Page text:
Therapeutic injectant administration statistics, such as date and time of administration of a therapeutic injectant, are stored and provide to a health care provider for monitoring. Patients can be notified of nearing or missed administrations.

In an embodiment, an injection device to perform an injection of an injectant, such as a therapeutic injectant, to a patient includes a plunger to cause the injectant to be injected into a patient, a receiver to receive information, and a microprocessor to control the injection using the information.

In another embodiment, a method for controlling an injection device includes receiving information concerning the injection and controlling a plunger to inject an injectant into a patient using the information.

BRIEF DESCRIPTION OF THE DRAWINGS

FIG. 1 is a schematic diagram of an injection device according to an embodiment of the present invention.

FIG. 2 is a flow chart of a method for a controlling a self-injector device according to an embodiment.

DETAILED DESCRIPTION

FIG. 1 is a schematic diagram of an injection device according to an embodiment of the present invention. An injection device 102 includes a plunger 104 movably attached to device 102. Plunger 104 engages a cartridge 106 having therein a therapeutic injectant to be injected into a patient through a needle 108. Therapeutic injectants include medicines, vitamins, hormones, or other therapeutics that are administered to a patient by injection.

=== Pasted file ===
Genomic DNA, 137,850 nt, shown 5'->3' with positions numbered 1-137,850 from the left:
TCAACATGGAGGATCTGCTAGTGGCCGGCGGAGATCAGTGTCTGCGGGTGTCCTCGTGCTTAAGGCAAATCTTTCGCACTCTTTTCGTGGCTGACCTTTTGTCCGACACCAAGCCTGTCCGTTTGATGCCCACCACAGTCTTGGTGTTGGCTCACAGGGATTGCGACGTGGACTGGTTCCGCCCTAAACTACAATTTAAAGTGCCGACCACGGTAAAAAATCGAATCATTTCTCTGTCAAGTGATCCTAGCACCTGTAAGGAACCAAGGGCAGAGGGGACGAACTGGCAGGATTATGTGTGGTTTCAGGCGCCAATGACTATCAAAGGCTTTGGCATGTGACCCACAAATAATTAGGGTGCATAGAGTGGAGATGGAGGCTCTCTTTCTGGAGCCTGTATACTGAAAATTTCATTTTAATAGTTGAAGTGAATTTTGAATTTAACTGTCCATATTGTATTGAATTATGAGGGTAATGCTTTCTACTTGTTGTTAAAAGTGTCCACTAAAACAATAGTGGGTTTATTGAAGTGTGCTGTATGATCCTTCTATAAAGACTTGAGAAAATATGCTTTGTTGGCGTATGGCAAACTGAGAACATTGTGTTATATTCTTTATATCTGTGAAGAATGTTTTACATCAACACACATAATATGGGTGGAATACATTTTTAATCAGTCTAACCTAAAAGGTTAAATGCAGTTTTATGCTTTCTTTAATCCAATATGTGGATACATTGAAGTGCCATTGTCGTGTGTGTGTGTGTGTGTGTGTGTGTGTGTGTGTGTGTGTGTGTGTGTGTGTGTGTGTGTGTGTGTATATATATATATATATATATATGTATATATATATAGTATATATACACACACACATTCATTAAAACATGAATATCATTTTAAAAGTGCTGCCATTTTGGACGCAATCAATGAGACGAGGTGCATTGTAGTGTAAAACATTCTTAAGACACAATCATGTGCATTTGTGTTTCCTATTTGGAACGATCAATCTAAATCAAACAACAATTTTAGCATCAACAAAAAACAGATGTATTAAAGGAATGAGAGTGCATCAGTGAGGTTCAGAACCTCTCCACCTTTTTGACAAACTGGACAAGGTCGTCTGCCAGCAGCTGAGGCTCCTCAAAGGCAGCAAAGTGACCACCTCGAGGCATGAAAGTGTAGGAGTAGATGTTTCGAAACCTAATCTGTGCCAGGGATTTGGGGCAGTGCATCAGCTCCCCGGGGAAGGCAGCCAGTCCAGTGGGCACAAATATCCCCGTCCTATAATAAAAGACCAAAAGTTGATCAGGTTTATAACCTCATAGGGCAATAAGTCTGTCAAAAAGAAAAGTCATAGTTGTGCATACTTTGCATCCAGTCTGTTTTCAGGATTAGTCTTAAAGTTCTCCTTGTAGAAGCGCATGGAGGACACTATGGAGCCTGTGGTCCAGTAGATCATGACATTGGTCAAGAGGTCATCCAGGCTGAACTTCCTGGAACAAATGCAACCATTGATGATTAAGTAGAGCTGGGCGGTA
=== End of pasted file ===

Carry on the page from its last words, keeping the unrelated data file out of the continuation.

A spring 110 attached to plunger 104 causes plunger 104 to move longitudinally along device 102 to eject the therapeutic injectant from cartridge 106. The amount plunger 104 moves determines the dosage administered to the patient. To control the amount of movement of plunger 104, the patient rotates a dosage control 112. Dosage control 112 causes spring 110 to recoil by an amount proportional to the desired dosage, whereupon spring 110 is held retracted until released. When the spring 110 is released, spring 110 forces plunger 104 to move longitudinally along injection device 102, thereby expelling injectant from cartridge 106 through needle 108. In an embodiment, needle 108 is retractable when not in use. Such automatic injection devices are well-known, and available for example, from Owen Mumford of Oxford, England.